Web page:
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Language not necessarily essential to complex thought and planning

Posted February 6, 2018

New research from an international team of researchers suggests that the language system in the brain is not necessarily essential for complex thought and planning.

The ability to think flexibly and to solve novel problems (known as fluid intelligence) is proposed to depend upon a set of frontal and parietal ‘multiple-demand’ (MD) brain regions.

In a study published in Nature Human Behaviour, the team found that the extent of damage to the MD-system predicted fluid intelligence loss after brain injury, whereas damage to the language system did not.

Human brain scans. Image credit: Flickr/wyinoue, CC BY 2.0

Conversely, only damage to the language system predicted performance on a language task, indicating a double dissociation between the two brain systems.

“The MD regions are engaged during many types of cognitive activities. Just adjacent, however, there are brain regions that selectively support language processing. Because of this close proximity, it is possible that the language system is the foundation of complex thought and not the MD regions,” said lead author Dr Alex Woolgar from the Department of Cognitive Science.

“However, our data from patients with brain injury strongly suggest that language is not at the core of our sophisticated reasoning abilities. Both our language abilities and our intellectual prowess set humans apart from other animals. But, building on prior work that has linked fluid intelligence with frontal and parietal cortices, our paper shows that fluid intelligence is specifically associated with the domain-general MD system, and not the language system. While language may still be important in the development of intellect, these results undermine claims that language is at the core of adult reasoning abilities,” concluded Dr Woolgar.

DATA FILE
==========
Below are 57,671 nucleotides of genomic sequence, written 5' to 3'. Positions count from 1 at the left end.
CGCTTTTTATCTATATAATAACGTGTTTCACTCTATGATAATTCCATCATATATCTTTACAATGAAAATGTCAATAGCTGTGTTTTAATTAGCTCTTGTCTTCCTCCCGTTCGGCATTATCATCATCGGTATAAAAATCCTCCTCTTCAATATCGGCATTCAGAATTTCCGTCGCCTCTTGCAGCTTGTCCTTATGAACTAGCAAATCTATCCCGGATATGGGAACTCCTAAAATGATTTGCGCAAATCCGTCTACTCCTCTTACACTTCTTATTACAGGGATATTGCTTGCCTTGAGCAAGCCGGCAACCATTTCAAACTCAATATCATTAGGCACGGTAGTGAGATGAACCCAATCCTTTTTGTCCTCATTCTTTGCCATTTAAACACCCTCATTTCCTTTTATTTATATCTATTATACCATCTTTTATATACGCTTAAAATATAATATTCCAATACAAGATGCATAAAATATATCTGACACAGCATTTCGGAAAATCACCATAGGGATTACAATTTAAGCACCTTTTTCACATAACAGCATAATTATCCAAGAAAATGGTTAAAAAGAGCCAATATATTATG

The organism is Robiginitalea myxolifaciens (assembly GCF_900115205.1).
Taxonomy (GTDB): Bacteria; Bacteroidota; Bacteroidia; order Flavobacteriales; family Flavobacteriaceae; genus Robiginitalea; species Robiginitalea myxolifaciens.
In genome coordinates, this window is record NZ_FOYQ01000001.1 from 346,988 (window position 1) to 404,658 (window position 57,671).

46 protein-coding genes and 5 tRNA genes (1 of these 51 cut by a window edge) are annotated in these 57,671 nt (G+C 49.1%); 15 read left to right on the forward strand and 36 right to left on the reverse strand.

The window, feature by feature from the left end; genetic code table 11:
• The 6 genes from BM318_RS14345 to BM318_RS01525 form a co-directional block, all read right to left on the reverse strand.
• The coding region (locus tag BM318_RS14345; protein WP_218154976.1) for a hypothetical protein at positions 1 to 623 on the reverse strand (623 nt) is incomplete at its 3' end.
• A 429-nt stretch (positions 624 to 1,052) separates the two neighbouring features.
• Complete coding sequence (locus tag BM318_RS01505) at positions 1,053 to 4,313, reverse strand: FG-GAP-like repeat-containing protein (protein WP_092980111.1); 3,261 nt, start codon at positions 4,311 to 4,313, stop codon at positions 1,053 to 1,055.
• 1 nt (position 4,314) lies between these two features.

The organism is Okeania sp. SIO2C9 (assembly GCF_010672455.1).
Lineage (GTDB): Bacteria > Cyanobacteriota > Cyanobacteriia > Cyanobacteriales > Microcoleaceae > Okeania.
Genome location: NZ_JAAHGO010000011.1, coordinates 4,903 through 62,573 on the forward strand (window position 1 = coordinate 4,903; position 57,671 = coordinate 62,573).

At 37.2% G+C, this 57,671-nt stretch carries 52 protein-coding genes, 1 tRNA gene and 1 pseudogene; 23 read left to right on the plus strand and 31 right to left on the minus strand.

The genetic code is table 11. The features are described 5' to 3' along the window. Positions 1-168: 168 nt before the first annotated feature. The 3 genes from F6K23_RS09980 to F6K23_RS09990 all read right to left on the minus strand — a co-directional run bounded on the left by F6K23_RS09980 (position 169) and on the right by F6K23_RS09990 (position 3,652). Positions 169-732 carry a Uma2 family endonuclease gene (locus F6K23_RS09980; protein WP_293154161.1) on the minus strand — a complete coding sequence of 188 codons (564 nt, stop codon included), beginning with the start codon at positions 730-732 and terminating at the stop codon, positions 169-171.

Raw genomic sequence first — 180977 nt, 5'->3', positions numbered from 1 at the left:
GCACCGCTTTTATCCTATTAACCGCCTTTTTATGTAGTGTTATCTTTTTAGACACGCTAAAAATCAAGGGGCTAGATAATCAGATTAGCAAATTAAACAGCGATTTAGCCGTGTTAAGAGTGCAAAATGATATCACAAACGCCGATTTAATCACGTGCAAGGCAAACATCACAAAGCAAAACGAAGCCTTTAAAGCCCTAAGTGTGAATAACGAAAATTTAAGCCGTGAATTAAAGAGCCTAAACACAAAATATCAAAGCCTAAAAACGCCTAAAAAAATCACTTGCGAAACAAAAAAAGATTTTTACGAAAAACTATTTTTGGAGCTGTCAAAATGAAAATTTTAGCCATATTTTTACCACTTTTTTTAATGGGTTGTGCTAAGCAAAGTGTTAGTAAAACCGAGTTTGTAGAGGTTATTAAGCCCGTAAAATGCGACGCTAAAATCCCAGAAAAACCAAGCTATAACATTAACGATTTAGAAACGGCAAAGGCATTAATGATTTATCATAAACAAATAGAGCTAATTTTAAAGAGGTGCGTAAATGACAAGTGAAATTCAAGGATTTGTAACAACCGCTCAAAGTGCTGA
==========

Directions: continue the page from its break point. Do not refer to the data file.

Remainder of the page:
The study compared brain scans from 80 patients to scans from over 280 healthy individuals. The healthy participants had either performed tasks, such as reading sentences or nonsense words, that engaged the language systems, or memory tasks that activated the MD brain regions. This allowed the team to identify how much brain damage had affected the language and MD centres in each of the patients’ brains.

In the future, the team plan to use brain imaging to understand how the MD regions support complex thought.

Source: MacQuarie University

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